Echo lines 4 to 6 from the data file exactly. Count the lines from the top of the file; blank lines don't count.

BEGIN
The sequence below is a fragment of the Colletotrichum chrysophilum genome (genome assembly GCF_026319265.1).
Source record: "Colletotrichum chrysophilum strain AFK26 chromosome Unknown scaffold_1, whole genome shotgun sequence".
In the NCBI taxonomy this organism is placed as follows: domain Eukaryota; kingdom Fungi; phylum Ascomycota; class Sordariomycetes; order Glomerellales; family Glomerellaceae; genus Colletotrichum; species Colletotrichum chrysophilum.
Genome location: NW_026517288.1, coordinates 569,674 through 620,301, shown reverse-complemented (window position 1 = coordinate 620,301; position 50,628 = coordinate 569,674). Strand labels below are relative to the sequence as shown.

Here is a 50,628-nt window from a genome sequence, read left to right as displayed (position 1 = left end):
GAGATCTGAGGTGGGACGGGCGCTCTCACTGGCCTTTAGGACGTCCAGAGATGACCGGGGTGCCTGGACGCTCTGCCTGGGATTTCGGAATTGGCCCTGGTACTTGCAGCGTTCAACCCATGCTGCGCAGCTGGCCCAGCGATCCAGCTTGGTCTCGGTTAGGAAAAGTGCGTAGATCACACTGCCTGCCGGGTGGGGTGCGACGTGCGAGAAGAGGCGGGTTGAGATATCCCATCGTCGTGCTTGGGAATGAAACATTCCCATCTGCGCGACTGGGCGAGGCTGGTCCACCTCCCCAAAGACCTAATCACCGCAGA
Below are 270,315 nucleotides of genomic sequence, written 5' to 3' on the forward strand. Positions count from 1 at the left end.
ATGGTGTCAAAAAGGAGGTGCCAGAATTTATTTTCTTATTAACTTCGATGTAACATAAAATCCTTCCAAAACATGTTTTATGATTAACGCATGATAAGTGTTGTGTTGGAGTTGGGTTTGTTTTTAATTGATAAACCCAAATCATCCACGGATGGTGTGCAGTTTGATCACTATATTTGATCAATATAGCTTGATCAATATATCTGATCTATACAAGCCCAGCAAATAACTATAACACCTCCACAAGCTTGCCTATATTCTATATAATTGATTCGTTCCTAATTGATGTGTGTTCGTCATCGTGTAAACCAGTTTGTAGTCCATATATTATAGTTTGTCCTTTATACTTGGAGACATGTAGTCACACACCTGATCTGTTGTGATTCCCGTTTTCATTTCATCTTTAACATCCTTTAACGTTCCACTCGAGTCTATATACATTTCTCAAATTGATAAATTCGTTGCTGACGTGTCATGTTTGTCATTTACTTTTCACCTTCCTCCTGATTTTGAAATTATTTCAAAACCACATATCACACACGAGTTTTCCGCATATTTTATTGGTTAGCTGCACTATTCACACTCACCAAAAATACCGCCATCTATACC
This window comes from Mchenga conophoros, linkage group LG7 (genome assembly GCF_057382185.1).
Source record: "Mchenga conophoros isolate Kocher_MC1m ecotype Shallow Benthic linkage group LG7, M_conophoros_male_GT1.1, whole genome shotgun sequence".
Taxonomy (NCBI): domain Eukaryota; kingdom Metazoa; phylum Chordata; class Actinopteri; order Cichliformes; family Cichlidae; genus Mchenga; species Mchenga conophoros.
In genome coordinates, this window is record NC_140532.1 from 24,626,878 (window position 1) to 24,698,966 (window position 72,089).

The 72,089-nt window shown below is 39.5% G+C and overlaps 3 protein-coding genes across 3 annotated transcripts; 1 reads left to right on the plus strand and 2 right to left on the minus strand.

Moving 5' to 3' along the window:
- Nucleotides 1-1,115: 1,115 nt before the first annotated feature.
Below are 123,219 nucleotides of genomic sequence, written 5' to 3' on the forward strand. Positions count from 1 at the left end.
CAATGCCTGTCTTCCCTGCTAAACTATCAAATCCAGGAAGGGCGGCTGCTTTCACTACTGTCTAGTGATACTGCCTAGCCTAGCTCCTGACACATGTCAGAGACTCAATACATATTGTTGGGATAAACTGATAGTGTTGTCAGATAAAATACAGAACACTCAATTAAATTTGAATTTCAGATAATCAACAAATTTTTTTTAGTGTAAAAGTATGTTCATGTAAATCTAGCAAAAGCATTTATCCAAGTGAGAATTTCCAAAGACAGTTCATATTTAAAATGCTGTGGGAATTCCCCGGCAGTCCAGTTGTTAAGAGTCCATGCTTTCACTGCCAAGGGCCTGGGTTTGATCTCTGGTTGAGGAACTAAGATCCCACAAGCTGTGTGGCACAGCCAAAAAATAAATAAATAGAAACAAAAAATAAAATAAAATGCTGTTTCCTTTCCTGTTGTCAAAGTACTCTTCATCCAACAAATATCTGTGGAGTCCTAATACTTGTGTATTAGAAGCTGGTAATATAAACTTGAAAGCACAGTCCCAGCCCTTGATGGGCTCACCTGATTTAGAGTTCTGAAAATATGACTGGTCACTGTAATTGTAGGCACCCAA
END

Genome location: NW_026517288.1, coordinates 569,674 through 620,301, shown reverse-complemented (window position 1 = coordinate 620,301; position 50,628 = coordinate 569,674). Strand labels below are relative to the sequence as shown.

Here is a 50,628-nt window from a genome sequence, read left to right as displayed (position 1 = left end):
GAGATCTGAGGTGGGACGGGCGCTCTCACTGGCCTTTAGGACGTCCAGAGATGACCGGGGTGCCTGGACGCTCTGCCTGGGATTTCGGAATTGGCCCTGGTACTTGCAGCGTTCAACCCATGCTGCGCAGCTGGCCCAGCGATCCAGCTTGGTCTCGGTTAGGAAAAGTGCGTAGATCACACTGCCTGCCGGGTGGGGTGCGACGTGCGAGAAGAGGCGGGTTGAGATATCCCATCGTCGTGCTTGGGAATGAAACATTCCCATCTGCGCGACTGGGCGAGGCTGGTCCACCTCCCCAAAGACCTAATCACCGCAGA